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Congress is Back, But Don't Expect Much

The U.S. Congress returns Tuesday for four weeks of legislating, but with November elections on the horizon expect modest results — maybe a stopgap funding bill and some new federal judges for Texas.

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WASHINGTON — The U.S. Congress returns to Washington Tuesday to take a stab at four weeks of legislating before lawmakers hustle home for the final campaign stretch before the November election.

Expect modest results. At first blush, the only must-pass task is the budget, as a Sept. 30 deadline to fund the continued operations of the federal government looms over Capitol Hill.  

But a handful of other issues could play out in the coming weeks, ranging from funding programs to combat the Zika virus to judicial appointments. Given the Texas delegation's size and power, there will almost always be a Texan or two at the center of the action. 

Keeping the lights on

Congress must settle on a budget to keep the government running at least through the election. A shutdown so close to November is unfathomable on Capitol Hill, but it's also unlikely Congress and the president will settle on a long-term funding plan for the next full fiscal year. The betting money holds that a short-term funding resolution will pass that keeps the government open through the election. 

Since this is the single most important issue to address, some speculate that members will split for home as soon as a deal is secured, regardless of what else is pending. 

Key Texas players: Members of the U.S. House Appropriations Committee — U.S. Reps. John Carter, R-Round Rock, Henry Cuellar, D-Laredo, John Culberson, R-Houston and Kay Granger, R-Fort Worth. 

Plugged in House staffers say the appropriators will be at the center of the budget fight early on. But Congressional insiders anticipate that the 2017 budget will be crafted much like the 2016 version — a monster bill negotiated between the top leadership of the House and Senate. 

Timing: Gotta happen by Sept. 30.

Viral partisanship

The federal government will run out of money for programs combatting the Zika virus at the end of the month. The issue has taken on since mosquitos were recently detected carrying the virus in Florida.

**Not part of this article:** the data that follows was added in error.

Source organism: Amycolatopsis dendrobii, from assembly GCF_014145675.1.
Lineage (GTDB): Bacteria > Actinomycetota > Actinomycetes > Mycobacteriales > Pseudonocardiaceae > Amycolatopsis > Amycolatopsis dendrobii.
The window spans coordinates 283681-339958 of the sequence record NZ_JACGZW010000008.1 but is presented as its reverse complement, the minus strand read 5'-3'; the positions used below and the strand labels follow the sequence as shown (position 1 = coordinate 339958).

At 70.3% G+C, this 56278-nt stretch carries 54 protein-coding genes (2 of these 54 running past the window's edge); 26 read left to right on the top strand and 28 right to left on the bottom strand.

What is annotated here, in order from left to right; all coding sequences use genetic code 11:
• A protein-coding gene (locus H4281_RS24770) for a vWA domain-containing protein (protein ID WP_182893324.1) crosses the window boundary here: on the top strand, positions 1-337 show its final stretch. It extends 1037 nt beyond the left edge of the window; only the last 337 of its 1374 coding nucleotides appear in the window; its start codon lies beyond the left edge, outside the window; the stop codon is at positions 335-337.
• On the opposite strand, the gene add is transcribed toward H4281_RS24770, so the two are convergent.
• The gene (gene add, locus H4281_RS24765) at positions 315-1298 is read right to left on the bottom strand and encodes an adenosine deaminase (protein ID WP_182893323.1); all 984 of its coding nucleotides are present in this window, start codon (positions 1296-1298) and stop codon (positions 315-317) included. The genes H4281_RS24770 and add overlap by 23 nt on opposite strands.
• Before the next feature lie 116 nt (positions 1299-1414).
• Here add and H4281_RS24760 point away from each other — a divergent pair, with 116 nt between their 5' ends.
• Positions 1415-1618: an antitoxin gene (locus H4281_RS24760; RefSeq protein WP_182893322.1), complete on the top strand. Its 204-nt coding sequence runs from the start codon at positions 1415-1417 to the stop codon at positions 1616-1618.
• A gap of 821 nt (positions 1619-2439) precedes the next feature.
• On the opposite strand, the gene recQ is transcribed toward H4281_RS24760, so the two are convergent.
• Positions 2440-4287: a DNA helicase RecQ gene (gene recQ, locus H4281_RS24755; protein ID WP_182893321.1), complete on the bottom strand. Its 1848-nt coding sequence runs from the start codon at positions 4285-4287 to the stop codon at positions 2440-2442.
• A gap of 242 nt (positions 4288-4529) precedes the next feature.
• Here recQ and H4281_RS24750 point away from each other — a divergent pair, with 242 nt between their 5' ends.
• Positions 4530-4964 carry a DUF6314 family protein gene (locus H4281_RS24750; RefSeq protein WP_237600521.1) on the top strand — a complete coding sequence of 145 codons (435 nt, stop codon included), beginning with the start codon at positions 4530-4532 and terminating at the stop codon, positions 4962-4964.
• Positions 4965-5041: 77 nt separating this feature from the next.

The two chambers couldn't forge a funding compromise earlier in the summer, and the public health urgency of the issue has led many to express frustration over the polarization and lack of productivity in Washington.  

Key Texas players: Again, the appropriators will be pivotal, though many in Washington expect Zika funding to be folded into a larger budget resolution. 

Timing: The Senate is expected to vote again Tuesday on funding. There are no assurances a bill will pass, thanks to a Democratic filibuster threat. Either way, the Zika funding deadline is Sept. 30.

Federal bench press

Texas is becoming increasingly notorious for federal bench vacancies, and the shortage of judges is causing a backlog of case work. But thanks to rare efforts of goodwill between President Obama’s administration and Texas’ two Republican senators there may be help on the way. 

Key Texas players: U.S. Sens. John Cornyn and Ted Cruz

Cornyn and Cruz have a unique set up to expedite judicial nominations. Upon a judicial vacancy, they solicit suggestions from a bipartisan panel of Texas attorneys. The two senators then send recommendations on to the White House. 

The White House followed through by nominating five of those would-be federal judges in March: Walter David Counts, III for the Western District of Texas, E. Scott Frost for the Northern District of Texas, James Wesley Hendrix for the Northern District of Texas, Irma Carrillo Ramirez for the Northern District of Texas and Karen Gren Scholer for the Eastern District of Texas.

Timing: Cornyn will convene the Senate Judiciary Committee to hold hearings for all five on Wednesday. Some hope they will be confirmed by the  full Senate either in September or later in the year. 

Even more Clinton hearings 

The U.S. House Judiciary Committee will hold its annual oversight hearing with FBI Director James Comey, and the topic of hearings to further investigate former Secretary of State and Democratic presidential nominee Hillary Clinton's use of a private email server is expected to be a key line of questioning.

While the Justice Department declined to press charges against Clinton — in line with the FBI's recommendation — the bureau released a report Friday on Clinton's email practices that only further inflamed the issue. 

Key Texas players: Members of the U.S. House Judiciary Committee: U.S. Reps. Lamar Smith, R-San Antonio, Louie Gohmert, R-Tyler, Blake Farenthold, R-Corpus Christi, Sheila Jackson-Lee, D-Houston and John Ratcliffe, R-Heath.

This is the last chance Congressional Republicans have to poke around more on Clinton’s email troubles before the November elections. Two of Texas’ most bombastic delegation members — Gohmert and Jackson-Lee — could make their marks on opposing sides of the conversation. 

Timing: The hearings have not been scheduled yet.

What will not be on the agenda? It is unlikely that the Trans-Pacific Partnership, the largest proposed trade deal in history, will move significantly forward in September. The Supreme Court nomination of Merrick Garland is similarly stalled, with few indicators that it will be addressed this fall, if at all during the Obama administration.

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